The question then becomes what is an inequitable purpose. The plaintiffs suggested in the ATP Decision that it would always be inequitable for a corporation to seek to deter litigation by its members, and the District Court in the case posed that question as the third question certified to the Delaware Supreme Court: “Is such a by-law rendered unenforceable as a matter of law if one or more Board members subjectively intended the adoption of the by-law to deter legal challenges by members to other potential corporation action than under consideration?” While the Delaware Supreme Court reaffirmed the rule that by-laws will not be enforceable where they are inequitable, it did not adopt the broad protective rule suggested by the plaintiffs. It rejected the idea that the by-law was necessarily unenforceable if its purpose was to “deter litigation,” because, the Court noted, that is a purpose of all loser pays terms.7 The Court essentially gave no guidance in the ATP Decision itself as to when a by-law might be so inequitable that it could not be enforced. In fairness to the Court, it stated that it did not know enough about the purposes and circumstances animating the adoption of this by-law in this case. After all, the case arrived at the Delaware Supreme Court with a request that the Court decide four specific certified questions, but the Court was not given the chance to decide the entire case based upon a full factual record fleshing out the history of the adoption of the by-law.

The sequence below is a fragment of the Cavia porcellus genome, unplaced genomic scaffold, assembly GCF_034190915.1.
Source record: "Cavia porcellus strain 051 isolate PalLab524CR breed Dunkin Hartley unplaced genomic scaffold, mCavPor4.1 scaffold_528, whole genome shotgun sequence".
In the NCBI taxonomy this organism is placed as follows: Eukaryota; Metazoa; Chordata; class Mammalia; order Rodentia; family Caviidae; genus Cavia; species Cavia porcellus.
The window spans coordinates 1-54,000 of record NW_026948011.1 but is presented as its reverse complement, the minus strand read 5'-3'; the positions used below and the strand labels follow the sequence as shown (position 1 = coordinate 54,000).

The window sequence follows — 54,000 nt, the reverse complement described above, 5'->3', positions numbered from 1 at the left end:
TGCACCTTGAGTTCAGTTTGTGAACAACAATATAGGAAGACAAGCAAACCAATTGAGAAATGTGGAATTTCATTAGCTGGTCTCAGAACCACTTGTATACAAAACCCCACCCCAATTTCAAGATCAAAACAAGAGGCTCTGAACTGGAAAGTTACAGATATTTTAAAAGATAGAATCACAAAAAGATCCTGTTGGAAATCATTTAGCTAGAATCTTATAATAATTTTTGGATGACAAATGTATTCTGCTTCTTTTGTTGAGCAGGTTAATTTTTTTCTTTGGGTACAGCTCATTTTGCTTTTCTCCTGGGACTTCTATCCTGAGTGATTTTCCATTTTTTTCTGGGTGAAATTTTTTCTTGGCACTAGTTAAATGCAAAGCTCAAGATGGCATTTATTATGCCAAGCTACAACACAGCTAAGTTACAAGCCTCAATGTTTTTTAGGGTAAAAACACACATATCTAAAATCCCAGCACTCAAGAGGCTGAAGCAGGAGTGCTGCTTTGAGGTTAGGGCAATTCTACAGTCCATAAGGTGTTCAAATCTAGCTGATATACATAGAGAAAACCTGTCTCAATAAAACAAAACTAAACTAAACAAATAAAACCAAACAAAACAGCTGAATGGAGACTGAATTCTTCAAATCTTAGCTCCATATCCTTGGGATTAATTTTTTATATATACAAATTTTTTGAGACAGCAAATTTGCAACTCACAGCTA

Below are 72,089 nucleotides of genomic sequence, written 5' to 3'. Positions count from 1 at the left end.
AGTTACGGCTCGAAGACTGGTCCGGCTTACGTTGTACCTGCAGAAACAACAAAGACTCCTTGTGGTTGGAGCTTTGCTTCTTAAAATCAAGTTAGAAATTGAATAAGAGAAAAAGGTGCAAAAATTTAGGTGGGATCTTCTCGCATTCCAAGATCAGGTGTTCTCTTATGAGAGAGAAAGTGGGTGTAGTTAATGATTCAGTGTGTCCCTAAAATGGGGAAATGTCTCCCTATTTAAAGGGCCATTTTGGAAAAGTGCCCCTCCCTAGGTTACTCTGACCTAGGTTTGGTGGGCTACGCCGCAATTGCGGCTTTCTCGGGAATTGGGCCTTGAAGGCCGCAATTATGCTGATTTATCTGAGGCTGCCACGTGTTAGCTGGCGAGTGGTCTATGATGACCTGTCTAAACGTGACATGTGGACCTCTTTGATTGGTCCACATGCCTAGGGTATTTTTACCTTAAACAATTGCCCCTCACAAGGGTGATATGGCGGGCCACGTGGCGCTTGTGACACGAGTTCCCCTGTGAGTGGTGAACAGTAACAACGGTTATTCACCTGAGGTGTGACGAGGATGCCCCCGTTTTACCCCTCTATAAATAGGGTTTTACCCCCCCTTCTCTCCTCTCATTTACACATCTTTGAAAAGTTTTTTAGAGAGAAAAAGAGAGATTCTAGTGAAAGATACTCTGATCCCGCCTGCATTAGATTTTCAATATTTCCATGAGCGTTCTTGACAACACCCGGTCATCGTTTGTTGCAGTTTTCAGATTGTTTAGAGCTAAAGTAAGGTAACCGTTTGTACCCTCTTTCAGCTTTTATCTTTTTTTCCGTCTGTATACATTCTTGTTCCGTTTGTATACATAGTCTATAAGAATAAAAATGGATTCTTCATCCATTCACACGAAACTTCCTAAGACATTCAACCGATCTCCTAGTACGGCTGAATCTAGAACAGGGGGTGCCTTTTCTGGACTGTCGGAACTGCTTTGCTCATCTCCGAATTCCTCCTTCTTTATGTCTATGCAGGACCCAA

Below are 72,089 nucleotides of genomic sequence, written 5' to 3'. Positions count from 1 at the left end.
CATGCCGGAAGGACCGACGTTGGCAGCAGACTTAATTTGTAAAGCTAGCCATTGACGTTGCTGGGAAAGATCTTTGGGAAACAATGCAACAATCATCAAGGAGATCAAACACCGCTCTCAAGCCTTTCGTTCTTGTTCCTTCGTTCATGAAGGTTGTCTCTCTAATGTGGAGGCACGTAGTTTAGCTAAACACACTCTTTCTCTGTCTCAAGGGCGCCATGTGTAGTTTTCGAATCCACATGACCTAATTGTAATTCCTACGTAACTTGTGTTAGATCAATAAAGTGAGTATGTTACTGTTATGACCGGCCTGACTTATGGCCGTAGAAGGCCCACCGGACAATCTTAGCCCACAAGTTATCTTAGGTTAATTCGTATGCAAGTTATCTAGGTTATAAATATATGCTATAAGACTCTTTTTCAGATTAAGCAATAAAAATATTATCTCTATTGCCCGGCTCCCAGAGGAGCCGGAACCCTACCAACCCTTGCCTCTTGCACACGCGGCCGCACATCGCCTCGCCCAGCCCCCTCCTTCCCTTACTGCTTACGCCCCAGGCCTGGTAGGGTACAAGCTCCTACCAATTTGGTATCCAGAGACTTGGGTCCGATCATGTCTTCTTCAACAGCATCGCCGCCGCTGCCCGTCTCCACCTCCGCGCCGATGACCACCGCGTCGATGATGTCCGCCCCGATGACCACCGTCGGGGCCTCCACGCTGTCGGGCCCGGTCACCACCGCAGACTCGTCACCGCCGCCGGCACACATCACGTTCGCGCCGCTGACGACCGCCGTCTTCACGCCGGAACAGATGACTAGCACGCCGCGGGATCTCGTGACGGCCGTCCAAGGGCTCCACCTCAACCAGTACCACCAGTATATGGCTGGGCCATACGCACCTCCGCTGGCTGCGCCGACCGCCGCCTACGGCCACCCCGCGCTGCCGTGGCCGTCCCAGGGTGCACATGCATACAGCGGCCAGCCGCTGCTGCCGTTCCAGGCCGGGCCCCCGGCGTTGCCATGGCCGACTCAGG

It is worth noting that in many other states, a loser pays provision for non-frivolous lawsuits may well be vulnerable as unconscionable under normal provisions of state contract law. In a medical malpractice case, for example, the Utah Supreme Court held that a fee-shifting provision “is not only substantively unconscionable but against public policy.”8 Many other courts have struck loser pays provisions in a wide variety of similar settings.9